Health

What A "Local Lockdown" Really Means For The UK

Why & how the government is carrying out local lockdowns.

Xinhua News Agency/Xinhua News Agency/Getty Images
By Bustle UK
Updated: 
Originally Published: 

With the introduction of “social bubbles” and nonessential shops, pubs, and restaurants reopening, the UK is beginning a journey into a new normal. But some places might not be transforming quite so quickly. The city of Leicester, and some surrounding boroughs, were the first targeted areas to be subject to localised rules, and now millions of people in parts of northern England are facing new restrictions which ban separate households from meeting each other. So what is a local lockdown and what will it look like for areas that are subject to one?

What Is A Local Lockdown?

Local lockdown happens when a specific area starts getting increased cases of coronavirus and may have to adhere to separate rules or have extra support put in place to help stop the spread. It could mean the extension or reintroduction of certain lockdown measures, curbs on travel in and out of the area, and heightened testing and contact tracing within a specified geographical location.

What Does A Local Lockdown Look Like?

As the gov.uk website states, if it is deemed necessary that a specified area go into lockdown, government minister have the power to:

  • close businesses and venues in whole sectors (such as food production or non-essential retail), or within a defined geographical areas (such as towns or counties)
  • impose general restrictions on movement of people (including requirements to ‘stay at home’, or to prevent people staying away from home overnight stays, or restrictions on entering or leaving a defined area)
  • impose restrictions on gatherings – limiting how many people can meet and whether they can travel in and out of an area to do so
  • restrict local or national transport systems – closing them entirely, or introducing capacity limits or geographical restrictions
  • mandate use of face coverings in a wider range of public places

The first of the UK's targeted lockdown occurred in Leicester, where restrictions including the closure of non-essential shops and schools for most pupils were reintroduced at the end of June following a spike in COVID-19 cases in the region. As of August 26, most of these restrictions have now been lifted but certain businesses (casinos and indoor gyms, for example) remain shut. People from different households are not allowed to meet in a home or a private garden, but they can meet in a public outdoor space. The restrictions are due to be reviewed again on August 31, and a full breakdown of what is and is not allowed can be found on the gov.uk website.

As of August 26, local lockdowns are also ongoing in areas across the north of England, including Manchester, Lancashire, and West Yorkshire. These restrictions mean people from different households are no longer allowed to meet in homes or private gardens and they cannot visit pubs and restaurants together. A full breakdown of what is and is not allowed can be found on the gov.uk website.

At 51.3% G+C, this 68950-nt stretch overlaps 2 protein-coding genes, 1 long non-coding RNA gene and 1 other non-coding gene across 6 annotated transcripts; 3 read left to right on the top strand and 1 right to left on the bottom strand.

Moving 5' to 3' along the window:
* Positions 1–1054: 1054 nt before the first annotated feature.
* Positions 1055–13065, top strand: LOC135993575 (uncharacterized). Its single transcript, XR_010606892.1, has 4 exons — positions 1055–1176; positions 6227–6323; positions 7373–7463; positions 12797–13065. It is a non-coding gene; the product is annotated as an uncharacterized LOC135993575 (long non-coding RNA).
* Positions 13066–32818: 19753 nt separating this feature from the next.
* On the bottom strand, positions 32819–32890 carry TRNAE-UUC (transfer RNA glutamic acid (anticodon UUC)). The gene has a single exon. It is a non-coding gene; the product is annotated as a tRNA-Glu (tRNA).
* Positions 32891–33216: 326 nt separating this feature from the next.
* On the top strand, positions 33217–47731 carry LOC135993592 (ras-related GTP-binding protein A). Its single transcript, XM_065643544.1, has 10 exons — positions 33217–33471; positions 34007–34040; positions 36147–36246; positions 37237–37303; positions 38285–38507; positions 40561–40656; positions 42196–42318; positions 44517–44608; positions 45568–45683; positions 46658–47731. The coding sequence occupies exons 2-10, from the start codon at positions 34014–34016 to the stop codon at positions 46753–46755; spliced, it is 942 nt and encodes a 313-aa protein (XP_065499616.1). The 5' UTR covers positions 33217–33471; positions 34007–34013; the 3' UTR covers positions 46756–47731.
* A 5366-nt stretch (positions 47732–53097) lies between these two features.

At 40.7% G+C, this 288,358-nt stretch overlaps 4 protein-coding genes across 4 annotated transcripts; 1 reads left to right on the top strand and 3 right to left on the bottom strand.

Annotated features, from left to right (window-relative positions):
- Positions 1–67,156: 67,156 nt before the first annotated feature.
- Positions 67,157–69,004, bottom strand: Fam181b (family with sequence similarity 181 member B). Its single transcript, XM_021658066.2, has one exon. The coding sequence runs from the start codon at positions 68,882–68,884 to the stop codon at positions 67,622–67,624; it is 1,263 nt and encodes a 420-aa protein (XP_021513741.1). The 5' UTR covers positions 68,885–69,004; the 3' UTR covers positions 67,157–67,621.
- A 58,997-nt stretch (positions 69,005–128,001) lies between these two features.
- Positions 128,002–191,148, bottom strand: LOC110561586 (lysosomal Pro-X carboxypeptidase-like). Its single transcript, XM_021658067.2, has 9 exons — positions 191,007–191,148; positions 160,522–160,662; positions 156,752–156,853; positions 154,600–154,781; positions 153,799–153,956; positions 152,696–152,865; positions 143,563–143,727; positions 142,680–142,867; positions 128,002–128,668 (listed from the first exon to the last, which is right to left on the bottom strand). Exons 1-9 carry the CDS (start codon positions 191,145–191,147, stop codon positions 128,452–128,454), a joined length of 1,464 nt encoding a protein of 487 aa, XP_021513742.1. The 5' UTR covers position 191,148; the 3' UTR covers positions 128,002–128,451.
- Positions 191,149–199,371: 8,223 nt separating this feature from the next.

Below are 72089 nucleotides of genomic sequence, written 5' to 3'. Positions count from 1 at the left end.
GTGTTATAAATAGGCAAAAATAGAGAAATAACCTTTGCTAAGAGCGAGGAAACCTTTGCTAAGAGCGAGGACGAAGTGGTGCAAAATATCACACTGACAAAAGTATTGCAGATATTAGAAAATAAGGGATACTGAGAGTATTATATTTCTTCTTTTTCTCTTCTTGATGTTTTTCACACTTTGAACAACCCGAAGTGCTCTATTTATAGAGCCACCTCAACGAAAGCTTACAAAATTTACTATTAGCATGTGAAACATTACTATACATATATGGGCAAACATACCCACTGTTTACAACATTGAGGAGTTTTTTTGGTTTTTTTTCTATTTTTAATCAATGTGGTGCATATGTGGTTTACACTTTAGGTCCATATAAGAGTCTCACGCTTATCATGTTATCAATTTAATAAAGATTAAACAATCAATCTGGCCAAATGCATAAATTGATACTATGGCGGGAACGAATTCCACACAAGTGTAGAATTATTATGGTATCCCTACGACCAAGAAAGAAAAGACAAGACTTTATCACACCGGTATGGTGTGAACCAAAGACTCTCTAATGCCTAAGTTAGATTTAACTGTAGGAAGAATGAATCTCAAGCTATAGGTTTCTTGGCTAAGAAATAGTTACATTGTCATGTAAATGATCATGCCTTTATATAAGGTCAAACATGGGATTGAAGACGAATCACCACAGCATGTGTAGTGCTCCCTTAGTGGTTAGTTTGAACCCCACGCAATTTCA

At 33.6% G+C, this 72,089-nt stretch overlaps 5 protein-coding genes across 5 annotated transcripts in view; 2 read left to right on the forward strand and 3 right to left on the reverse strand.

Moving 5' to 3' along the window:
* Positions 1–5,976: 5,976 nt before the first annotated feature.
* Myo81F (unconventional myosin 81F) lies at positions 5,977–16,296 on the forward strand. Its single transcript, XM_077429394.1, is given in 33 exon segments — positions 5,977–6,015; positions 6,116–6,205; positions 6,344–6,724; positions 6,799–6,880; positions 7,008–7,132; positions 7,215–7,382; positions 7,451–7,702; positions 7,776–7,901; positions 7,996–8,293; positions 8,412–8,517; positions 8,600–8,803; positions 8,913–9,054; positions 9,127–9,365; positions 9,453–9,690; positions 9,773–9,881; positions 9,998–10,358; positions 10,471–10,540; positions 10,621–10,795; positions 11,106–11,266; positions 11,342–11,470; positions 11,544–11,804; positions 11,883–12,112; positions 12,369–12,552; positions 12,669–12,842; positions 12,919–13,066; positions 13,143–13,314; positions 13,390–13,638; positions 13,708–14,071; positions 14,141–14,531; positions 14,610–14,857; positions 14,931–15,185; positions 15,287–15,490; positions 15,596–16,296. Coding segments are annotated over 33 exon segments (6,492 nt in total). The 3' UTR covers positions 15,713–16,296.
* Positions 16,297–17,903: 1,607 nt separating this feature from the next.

While not officially on lockdown, Birmingham will receive “enhanced support” by the government after it was added to a watchlist that charts spikes in local areas. Cases are rising fast in the city, “with 31 cases per 100,000 last week” per BBC News. The infection rate is below Leicester, but “businesses in the city must enforce government advice to prevent a local lockdown,” the council advised.

In Scotland, Aberdeen was hit with a local lockdown in mid August following an outbreak of more than 50 coronavirus cases. The strict measures saw all bars and restaurants forced to close from 5 p.m. on August 5 as well as the five-mile travel ban reimposed and a banning of households mixing. However, as of August 26, most of these measures have been lifted. Full details about the current rules can be found on the gov.scot website.

At the time of writing (August 26), Northern Ireland has not imposed local lockdowns like those in England and Scotland, but limited restrictions were implemented in Kildare, Laois, and Offaly, which meant residents were not allowed to travel outside of their county except in limited circumstances, including travel to and from work. Restaurants, bars, cinemas and gyms were also closed. Now it seems Belfast and towns such as Newtownabbey, Ballymena, Larne and Carrickfergus are facing potential lockdowns too due to a spike in cases, but nothing is confirmed.

Wales has seen a big spike in cases in Merthyr Tydfil, Wrexham, and Llangefni on Anglesey but Vaughan Gething MS said they were not going to implement a local lockdown as they had faith in their tracking and tracing system. However, on August 18, health advisors said that it may soon be necessary.

Other countries have used local lockdowns in their attempts to control the spread of coronavirus. Recently, the county of Anxin — located in Hebei province near Beijing, China — experienced a spike in COVID-19 cases. Per the BBC, officials said Anxin would be "fully enclosed and controlled" with only essential workers going out.

How Do I Find Out The Lockdown Rules In My Area?

Up until recently, the only way to find out your local lockdown rules was to follow news on the government website and news outlets. However, a new tool called the Lockdown Checker has now emerged, which allows people to type in their postcode and read up on the rules in their area. You can find the checker here, but users should be aware that this tool is not backed up by any government or health bodies so it's important to confirm the rules via a more official source.

Contributions from Niellah Arboine, Orla Pentelow, and Sophie McEvoy.

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